Matthew has had quite a few orders for his silver ring. In fact, until two days ago, he had more orders in January than I did, and I’m beginning to wonder at what point encouraging your child’s hobby becomes child labor.
Matt is proud that he’s made something others find valuable, and he surprised me by asking if I thought people were buying his ring because he’s ten. He didn’t want that, he said, and he worried that they were. I’ve assured him that, no, people don’t buy thirty dollar rings because you’re cute. A twenty-five cent cup of lemonade? Sure, cute will sell that, but not thirty dollars worth of it.
He’s morphed into a no-nonsense professional metalsmith, casually tossing out the lingo. “When do I need to have that size 7 out? Where’s the new flux? Is this the medium solder?”
I love it; I love his new sense of accomplishment, the validation of skills these sales denote, the dignity he obviously feels. Being the youngest of three boys has not always been easy. There are always two older, more experienced brothers ready to correct him, ready to help even when he was not asking for help. But now he’s top dog. Now he, at ten, is more accomplished in this one area than both brothers combined, and it’s an important area: it’s Mom’s business.
With the success of his sales has come worry, too. He’s worried about getting his orders out in time, he’s worried when he makes mistakes. I’ve assured him that I’ll be there with him, I’ll walk through this beside him, picking up anything too heavy for him to shoulder, lending a hand if things overwhelm.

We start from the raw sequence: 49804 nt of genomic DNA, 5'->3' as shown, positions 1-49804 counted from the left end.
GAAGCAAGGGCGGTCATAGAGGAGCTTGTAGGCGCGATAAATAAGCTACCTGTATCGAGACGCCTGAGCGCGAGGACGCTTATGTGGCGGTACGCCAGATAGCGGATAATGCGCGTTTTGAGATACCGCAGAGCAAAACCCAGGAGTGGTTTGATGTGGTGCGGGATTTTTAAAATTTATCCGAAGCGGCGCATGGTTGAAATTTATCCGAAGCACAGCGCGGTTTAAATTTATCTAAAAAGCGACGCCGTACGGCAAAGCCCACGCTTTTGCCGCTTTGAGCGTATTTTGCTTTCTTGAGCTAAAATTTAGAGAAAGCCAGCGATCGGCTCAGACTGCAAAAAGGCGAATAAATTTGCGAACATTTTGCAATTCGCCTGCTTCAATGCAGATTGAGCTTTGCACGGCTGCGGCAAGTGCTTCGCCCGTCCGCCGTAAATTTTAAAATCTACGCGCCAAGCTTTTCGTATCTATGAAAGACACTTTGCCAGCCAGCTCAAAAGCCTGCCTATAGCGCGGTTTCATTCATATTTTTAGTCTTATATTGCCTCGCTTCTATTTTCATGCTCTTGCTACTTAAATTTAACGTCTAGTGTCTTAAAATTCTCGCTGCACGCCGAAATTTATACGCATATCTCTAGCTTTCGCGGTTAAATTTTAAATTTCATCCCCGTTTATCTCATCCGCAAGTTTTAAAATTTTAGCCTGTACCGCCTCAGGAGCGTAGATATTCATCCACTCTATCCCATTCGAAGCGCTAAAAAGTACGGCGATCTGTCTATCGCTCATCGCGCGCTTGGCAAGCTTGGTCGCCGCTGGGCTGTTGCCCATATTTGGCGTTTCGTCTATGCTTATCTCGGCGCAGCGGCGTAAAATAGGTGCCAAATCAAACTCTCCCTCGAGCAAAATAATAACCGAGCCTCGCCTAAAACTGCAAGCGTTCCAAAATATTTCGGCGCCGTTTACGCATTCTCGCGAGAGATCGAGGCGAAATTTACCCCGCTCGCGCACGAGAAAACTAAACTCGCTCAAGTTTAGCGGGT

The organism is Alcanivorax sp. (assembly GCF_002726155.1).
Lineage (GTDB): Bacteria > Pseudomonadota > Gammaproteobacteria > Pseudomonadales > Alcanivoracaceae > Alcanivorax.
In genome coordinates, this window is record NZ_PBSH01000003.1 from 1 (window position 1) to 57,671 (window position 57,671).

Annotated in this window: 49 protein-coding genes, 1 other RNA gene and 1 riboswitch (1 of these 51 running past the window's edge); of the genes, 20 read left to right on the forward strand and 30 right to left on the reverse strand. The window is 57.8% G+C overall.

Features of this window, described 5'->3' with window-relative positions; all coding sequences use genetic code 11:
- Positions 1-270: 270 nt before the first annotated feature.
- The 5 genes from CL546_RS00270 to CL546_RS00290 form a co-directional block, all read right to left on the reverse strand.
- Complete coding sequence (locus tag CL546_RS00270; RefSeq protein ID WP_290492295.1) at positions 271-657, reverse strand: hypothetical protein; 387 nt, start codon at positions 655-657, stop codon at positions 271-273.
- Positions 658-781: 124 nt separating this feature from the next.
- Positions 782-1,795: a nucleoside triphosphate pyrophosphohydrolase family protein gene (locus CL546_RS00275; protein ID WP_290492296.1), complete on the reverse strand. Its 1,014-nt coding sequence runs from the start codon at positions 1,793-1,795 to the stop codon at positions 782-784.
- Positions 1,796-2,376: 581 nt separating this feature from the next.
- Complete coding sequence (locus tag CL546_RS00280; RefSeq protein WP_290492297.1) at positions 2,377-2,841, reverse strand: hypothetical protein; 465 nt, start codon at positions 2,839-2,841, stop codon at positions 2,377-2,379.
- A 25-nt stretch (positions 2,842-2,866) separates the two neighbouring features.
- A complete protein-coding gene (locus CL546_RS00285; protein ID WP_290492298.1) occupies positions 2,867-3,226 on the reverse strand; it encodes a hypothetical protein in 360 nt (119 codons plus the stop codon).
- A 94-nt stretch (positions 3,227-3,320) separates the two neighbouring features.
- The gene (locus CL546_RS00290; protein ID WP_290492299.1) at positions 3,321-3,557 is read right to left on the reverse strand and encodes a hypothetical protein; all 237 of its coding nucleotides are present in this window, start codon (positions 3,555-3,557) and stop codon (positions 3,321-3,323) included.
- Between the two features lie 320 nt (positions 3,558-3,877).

“Does that mean I have to give you part of my money?” He’s asked. Ah, the money. Out of every sale, five dollars goes to materials, and Matt keeps twenty-five dollars as profit. He’s a bit overwhelmed by his sudden wealth. That’s a lot of Yu-Gi-Oh cards. That’s a lot of electronics he doesn’t need but wants to buy because he can.
I’ve been asked many times if we can go to Target.
“Why?” I ask.
“I want to buy something.”
“What were you thinking you wanted to buy?”
“I don’t know. Just… something.”
When I told him I wanted him to wait a week before purchasing anything, and I only wanted him to spend a quarter of his earnings, he seemed relieved. Whew. It is not easy being rich.
Matt seems to have gone through my catalogue of Everything Which Has Gone Wrong In the Studio In The History Of Ever, and is considering how he’d feel about these things happening to him. He hopes he doesn’t poison himself. He hopes his hair doesn’t get burned off. He really doesn’t want to get rouge in his eye.
And the clients, he’s worried about the clients. I’ve only had one really difficult custom order, but my upset over it must have made an impression.
When his second order came in, Matt lamented, “Oh, I hope I don’t get any crazy clients! If I do, I’m just telling them, No! I will not make a ring for you!” So basically, he’s a lot like the Soup Nazi, but with rings. The Ring Nazi.
I’m not sure how real these worries are, or if they are just a way of verbalizing the new grown-up dignity he feels, his new badassery. It’s the parfait-layering of his little boyness with this silversmithing gravitas which makes me smile.
“Mom, can I finish this ring later? I wanna go outside and play. ”
I look out the window a few moments later to see him rocket his soccer ball into the goal he was so excited to get for Christmas. He runs a circle around the yard, arms raised for his victory lap.